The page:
If you’re planning on staying any further south than Bhumiyama Resort then remember that the beach runs out here and bungalows to the south will either be roadside, among coconut trees or be a stone’s throw from a stony shoreline devoid of sand. 

Down in the traditional tattoo & banana pancake enclave, you will find that the old Treehouse is now long gone.  The site of the bungalows is now ‘Seaflower Resort‘. Pink, concrete fan & AC bungalows in a garden setting. If the colour doesn’t put you off then it’s a nice spot to stay, although the sea front rooms are way nicer than those at the back which have been packed in like sardines. 

View along the beach at Siam Beach Resort

There are three popular places to hangout on the beach itself, Nature Rocks, the restaurant and bar from Nature Beach Resort is the largest.  But a short walk up the beach will bring you to ‘Mimo beach bar’ and ‘Life’s a beach’.  Two basic beach bars with menus of common Thai dishes and cheap beer and cocktails.  You can rent a paddle board or kayak here, laze on the sand or party the night away.

Another major change post covid is that this stretch of shoreline is now being developed. The land has been cleared and split into plots that can be rented.  The area is known at LB Complex.  Initially there were just a few small bars and restaurants but the area has taken off and there’s an ever growing number of small restaurants and bars in this area. 

The access road, leading from the main road towards the sea, has a few small bars on the right hand side and a couple of places with basic rooms, plus a few small restaurants on the other. Near the sea Beautiful Bar is popular, as is Thaitanic – a restaurant build in the shape of a fisherman’s boat.  For a beer or cocktail by the sea you’ve got Mimo Tree & Rude Boy.

Sunset Huts and Blue Sky Resort, follow on from Seaflower and have pretty bland concrete bungalows on offer.  Certainly no ‘Wow factor’ at either place, any emotion is more of a “Uh, Yeah, OK is cheap and it’ll do “.  At the far south of the shore, ‘Paradise Cottages’ also offer rather nice, quieter mid-range bungalows.  The pool area and seafront have been tidied up and it’s a very nice spot to chill out. But it is Warapura Resort by the sea, midway between Blue Sky & Paradise, that offers the most comfortable accommodation in the area. Bungalows aren’t aimed at gap year students but more at older travellers who still like to party but who appreciate a clean, comfortable place to sleep.

Warapura Resort’s individually furnished and decorated bungalows, with luxuries such as AC, LCD TV, wi-fi, hot water and priced from around 2,500 Baht/night up in High season. They also have a pool and laid back restaurant right by the water.  Nearby the new Slumber Party (previously KLKL Hostel) is aimed squarely at young tourists who like to party, and party, and then party some more.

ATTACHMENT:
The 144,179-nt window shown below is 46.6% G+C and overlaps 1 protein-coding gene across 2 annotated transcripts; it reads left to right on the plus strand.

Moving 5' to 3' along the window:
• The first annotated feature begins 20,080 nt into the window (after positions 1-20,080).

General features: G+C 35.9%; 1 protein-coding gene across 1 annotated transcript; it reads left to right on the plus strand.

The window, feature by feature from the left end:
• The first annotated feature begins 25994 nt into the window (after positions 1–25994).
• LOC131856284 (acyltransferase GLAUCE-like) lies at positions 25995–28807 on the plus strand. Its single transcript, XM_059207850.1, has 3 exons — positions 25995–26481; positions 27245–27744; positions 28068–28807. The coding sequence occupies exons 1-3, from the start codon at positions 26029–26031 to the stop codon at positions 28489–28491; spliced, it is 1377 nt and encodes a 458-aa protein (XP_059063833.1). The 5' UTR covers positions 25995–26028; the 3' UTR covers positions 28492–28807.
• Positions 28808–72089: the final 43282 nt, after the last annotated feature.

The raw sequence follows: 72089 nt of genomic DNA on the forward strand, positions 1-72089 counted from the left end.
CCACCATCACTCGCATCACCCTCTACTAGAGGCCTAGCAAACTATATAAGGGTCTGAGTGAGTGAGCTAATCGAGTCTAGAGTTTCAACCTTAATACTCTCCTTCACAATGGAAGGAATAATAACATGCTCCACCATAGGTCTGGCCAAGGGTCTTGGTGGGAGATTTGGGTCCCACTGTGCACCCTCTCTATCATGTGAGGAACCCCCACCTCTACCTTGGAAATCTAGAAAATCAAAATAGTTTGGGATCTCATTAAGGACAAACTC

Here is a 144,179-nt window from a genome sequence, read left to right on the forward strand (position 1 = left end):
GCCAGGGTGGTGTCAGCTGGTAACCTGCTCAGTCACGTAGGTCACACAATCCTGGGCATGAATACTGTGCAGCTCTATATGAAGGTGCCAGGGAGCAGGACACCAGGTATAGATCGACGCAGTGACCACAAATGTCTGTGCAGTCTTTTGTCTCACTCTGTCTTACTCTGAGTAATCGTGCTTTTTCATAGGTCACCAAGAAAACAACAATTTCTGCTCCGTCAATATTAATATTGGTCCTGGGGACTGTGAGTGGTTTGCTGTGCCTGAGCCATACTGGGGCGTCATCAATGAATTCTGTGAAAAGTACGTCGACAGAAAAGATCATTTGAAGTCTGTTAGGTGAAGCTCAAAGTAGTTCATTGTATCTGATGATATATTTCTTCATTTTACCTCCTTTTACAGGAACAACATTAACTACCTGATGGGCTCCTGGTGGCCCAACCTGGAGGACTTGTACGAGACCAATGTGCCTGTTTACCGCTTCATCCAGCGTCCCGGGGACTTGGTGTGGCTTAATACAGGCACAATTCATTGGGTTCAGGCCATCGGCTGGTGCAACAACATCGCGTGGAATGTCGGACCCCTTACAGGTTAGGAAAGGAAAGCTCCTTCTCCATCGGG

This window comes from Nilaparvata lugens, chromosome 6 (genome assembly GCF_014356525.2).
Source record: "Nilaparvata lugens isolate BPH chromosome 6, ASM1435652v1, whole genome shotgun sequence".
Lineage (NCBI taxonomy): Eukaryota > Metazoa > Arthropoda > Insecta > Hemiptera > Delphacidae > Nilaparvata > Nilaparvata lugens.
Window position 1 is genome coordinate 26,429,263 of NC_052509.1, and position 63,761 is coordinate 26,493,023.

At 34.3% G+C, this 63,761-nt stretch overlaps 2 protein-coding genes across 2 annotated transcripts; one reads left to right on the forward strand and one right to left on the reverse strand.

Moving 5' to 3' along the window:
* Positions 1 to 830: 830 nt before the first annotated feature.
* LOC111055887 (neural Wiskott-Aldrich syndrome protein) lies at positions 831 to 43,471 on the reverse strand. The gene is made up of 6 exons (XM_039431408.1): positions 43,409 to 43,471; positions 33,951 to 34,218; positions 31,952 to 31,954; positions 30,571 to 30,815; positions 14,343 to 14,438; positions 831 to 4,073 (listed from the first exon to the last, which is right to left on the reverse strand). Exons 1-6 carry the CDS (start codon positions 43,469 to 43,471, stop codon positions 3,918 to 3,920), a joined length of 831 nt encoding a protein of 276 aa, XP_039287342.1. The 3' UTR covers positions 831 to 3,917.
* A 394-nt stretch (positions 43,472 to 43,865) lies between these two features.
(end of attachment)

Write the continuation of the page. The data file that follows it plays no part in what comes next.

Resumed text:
One upmarket option is Nest Sense, located at the far southern end of the rocky shoreline.  This is a boutique resort aimed at those who like a night out but have also got $100 / night to splash on a very nice bungalow with sea views.   Providing the lack of sandy beach isn’t a turn off, it’s one of the top boutique resorts on the island. 

Tattoo shops on Lonely beach

It’s the roadside areas to the south of the sandy beach, where all of the commercial growth has been – simply because this is the only area where land is available to rent. All manner of small bars, tattooists, small restaurants, dive schools etc abound.

Tattooing seems to be a prime business to be involved in, as Lonely beach has it’s own ‘tattoists row’ a small area with half a dozen or so tattoo artists side by side. Most do bamboo tattoos if you want a more traditional & less painful experience. Try ‘Green Tattoo’, run by a guy called Kieow he does some very good, unique bamboo tattoos.

Alongside all the small businesses are budget accommodation options of varying standards, from  Magic Garden and Lonely Beach Resort for ensuite bungalows and large roadside restaurants, to Oasis and Little Eden for well run, good value bungalows a short walk away from the madness on a hillside overlooking the beach.  Also by the roadside is the top rated, Aussie / Thai Beach Jungle, which has modern bungalows and bright, stylish dorm rooms for weary travellers. 

A word of warning though, if you choose to stay in the roadside area of Lonely Beach amidst all the bars and clubs, don’t plan on having too many early nights.  Ear plugs can keep noise at bay but if your entire room is vibrating due to the bass, you aren’t going to get much sleep